As animals start to age, premiums for these policies can start to rise, but the coverage may still be worthwhile.
As a growing number of animal owners are buying pet insurance to help to cover the cost associated with veterinary care, many are discovering that premiums rise quite substantially as that beloved pooch ages and are taking the risk of cutting off their coverage at precisely the time that it is most likely to pay off.
Though the premiums do increase many owners are now finding themselves faced with an important decision.
However, all too many pet insurance policyholders are cutting off their coverage when it seems too pricy, only to discover that elderly dogs come with staggeringly high vet bills, and without a policy, the owner needs to find a way to come up with the funds on their own, or risk having to choose between the financial health of their family, or the wellbeing of their beloved animal.
This is not a minor decision as premiums for pet insurance for some breeds can seem staggering.
Old dogs come with a considerably higher risk of health issues that will require expensive care and treatments. This is precisely why the pet insurance premiums rise as significantly as they do for the later years of an animal’s life. It isn’t unheard of for annual premiums to break the $2500 mark for breeds that are most likely to have chronic health issues or medical problems that are treatable with expensive surgeries and ongoing therapies.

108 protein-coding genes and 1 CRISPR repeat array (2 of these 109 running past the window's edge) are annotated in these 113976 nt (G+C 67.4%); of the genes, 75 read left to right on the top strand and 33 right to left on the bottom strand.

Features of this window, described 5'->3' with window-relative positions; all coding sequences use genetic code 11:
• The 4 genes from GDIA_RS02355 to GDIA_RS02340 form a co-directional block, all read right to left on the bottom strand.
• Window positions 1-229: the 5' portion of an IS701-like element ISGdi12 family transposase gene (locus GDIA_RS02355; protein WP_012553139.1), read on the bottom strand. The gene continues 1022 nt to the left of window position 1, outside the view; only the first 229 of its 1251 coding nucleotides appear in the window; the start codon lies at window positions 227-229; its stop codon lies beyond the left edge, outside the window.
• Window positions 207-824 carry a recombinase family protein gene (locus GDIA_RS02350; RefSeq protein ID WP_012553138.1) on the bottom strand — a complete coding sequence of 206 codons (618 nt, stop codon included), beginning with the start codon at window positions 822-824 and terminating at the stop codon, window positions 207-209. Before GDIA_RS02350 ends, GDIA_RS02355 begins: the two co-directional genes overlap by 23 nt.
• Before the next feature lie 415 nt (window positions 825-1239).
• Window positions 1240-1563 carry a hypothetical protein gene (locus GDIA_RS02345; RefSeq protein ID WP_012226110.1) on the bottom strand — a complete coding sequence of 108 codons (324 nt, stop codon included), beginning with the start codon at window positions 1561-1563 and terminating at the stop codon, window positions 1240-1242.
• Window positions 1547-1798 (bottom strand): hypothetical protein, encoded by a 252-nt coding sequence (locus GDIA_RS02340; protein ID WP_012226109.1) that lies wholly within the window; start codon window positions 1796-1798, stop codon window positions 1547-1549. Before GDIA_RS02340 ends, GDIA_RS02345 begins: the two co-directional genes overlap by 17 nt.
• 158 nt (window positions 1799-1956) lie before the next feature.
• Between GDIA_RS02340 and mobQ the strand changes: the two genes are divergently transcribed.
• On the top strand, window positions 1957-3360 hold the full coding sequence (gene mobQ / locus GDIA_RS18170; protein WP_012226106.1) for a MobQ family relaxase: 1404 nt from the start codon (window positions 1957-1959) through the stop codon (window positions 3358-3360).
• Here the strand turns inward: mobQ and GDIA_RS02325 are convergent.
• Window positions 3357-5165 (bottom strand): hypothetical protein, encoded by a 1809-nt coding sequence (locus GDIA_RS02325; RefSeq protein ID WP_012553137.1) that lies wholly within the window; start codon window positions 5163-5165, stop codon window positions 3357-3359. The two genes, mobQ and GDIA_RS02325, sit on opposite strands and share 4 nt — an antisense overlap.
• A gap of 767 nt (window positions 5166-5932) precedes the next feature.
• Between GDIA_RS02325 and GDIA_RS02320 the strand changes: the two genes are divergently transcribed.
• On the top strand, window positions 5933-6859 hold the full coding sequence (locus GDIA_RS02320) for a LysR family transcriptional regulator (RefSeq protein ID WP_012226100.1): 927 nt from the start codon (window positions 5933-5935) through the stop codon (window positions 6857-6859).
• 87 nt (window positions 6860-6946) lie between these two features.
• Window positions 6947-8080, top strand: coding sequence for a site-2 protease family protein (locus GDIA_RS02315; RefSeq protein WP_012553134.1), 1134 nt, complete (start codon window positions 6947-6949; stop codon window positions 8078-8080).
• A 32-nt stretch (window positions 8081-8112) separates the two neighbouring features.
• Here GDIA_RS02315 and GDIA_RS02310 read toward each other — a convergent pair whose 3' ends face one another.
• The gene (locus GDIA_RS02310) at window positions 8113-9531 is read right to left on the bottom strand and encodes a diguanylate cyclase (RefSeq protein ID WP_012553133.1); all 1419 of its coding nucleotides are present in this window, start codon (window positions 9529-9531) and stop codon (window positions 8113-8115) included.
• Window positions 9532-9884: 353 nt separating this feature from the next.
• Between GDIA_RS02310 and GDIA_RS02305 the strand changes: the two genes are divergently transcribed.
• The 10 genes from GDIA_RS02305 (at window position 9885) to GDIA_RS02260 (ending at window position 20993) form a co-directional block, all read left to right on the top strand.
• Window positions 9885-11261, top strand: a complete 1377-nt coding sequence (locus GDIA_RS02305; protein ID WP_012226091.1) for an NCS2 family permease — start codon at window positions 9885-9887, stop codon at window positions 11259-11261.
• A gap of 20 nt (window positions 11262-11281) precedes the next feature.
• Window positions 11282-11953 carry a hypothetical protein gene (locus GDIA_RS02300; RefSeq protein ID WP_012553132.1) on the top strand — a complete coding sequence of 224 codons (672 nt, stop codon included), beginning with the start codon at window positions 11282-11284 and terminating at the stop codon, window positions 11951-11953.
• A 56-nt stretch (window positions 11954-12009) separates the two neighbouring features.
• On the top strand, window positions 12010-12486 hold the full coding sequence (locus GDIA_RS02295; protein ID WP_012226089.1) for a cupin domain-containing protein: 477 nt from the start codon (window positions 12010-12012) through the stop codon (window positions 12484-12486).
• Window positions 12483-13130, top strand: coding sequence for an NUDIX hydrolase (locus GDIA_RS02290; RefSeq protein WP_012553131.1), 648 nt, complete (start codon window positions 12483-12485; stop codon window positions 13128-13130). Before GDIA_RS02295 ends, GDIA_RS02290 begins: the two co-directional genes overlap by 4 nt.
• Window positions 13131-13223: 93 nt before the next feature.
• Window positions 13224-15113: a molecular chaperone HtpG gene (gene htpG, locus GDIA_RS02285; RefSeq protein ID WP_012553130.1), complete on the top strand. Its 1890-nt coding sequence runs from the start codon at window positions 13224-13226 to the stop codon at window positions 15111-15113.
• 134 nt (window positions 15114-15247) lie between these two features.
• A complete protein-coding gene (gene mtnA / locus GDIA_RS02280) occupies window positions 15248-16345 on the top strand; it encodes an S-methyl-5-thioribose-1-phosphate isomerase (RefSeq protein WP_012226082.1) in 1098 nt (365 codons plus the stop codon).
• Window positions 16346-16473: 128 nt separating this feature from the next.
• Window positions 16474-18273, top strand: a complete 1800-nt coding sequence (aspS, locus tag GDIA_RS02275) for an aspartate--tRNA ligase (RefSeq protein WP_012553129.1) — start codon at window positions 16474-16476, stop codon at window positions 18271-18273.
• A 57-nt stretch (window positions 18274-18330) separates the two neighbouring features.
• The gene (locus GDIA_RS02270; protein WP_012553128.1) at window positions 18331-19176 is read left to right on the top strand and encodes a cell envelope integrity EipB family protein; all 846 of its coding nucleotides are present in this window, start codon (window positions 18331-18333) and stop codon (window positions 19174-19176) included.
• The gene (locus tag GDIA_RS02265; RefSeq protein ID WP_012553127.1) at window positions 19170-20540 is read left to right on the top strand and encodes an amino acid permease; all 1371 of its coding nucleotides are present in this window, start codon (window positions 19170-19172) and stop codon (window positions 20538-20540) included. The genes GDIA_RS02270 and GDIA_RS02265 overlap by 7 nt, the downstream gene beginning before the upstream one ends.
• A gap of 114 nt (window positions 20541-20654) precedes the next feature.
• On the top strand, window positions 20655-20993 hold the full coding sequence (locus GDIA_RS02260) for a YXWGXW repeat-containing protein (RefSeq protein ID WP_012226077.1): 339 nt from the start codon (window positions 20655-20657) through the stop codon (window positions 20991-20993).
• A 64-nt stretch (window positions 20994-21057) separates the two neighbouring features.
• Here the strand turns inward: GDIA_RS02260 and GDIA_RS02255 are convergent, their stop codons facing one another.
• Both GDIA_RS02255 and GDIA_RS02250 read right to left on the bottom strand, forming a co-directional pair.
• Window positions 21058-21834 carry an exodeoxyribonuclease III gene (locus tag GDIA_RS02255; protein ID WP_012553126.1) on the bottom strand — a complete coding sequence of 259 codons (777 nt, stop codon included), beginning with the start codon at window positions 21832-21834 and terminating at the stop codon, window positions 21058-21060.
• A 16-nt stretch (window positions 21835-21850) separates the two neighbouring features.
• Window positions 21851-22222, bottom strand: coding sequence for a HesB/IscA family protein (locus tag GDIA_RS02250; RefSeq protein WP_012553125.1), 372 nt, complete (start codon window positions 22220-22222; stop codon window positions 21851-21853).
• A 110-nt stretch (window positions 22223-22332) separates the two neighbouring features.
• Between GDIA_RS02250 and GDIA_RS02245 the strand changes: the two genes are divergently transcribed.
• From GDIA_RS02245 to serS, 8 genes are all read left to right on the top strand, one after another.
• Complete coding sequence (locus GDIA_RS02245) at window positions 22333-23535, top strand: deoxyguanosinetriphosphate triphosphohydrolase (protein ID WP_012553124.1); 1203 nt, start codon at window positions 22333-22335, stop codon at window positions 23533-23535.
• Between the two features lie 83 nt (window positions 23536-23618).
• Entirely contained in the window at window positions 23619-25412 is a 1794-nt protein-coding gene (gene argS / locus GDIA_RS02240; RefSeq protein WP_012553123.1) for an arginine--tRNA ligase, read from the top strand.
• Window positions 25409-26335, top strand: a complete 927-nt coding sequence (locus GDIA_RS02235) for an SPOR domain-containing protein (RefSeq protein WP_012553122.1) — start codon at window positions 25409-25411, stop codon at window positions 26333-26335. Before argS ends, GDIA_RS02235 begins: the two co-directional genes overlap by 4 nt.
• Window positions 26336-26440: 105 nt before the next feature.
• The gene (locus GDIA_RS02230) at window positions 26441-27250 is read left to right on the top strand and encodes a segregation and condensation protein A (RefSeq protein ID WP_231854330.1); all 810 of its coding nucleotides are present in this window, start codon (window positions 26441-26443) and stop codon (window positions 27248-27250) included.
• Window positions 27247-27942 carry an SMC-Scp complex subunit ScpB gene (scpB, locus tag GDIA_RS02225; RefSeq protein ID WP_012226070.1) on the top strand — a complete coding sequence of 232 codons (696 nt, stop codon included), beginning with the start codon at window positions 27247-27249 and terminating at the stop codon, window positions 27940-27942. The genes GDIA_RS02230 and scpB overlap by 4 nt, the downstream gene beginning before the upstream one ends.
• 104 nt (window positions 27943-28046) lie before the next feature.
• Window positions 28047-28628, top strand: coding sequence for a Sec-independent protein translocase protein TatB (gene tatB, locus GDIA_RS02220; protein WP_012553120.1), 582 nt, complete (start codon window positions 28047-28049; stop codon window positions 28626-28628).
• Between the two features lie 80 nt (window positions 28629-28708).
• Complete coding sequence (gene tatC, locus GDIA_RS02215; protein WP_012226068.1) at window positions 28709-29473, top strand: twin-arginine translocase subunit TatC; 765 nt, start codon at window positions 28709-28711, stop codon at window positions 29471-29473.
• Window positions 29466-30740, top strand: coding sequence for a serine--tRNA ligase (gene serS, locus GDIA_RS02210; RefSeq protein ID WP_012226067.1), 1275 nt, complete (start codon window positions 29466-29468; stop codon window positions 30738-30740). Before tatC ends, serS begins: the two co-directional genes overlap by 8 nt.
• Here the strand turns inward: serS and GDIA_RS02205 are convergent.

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At that price, many pet insurance customers are deciding against their policies, sometimes even at the recommendation of their veterinarians. Many people feel that they should cut off the plan and simply start putting money away on a regular basis so that they will have the money they need if anything should happen. Unfortunately, all too many are discovering that advances in veterinary medicine have not only helped to extend the life and wellness of dogs, but they have also caused the cost of care to skyrocket.
Therefore, many elderly dogs without pet insurance are facing being euthanized because the treatable condition that they have would cost well over $10,000. At that point, returning to the insurer is out of the question because a new policy will not be sold to an elderly dog that already has a slew of expensive health issues.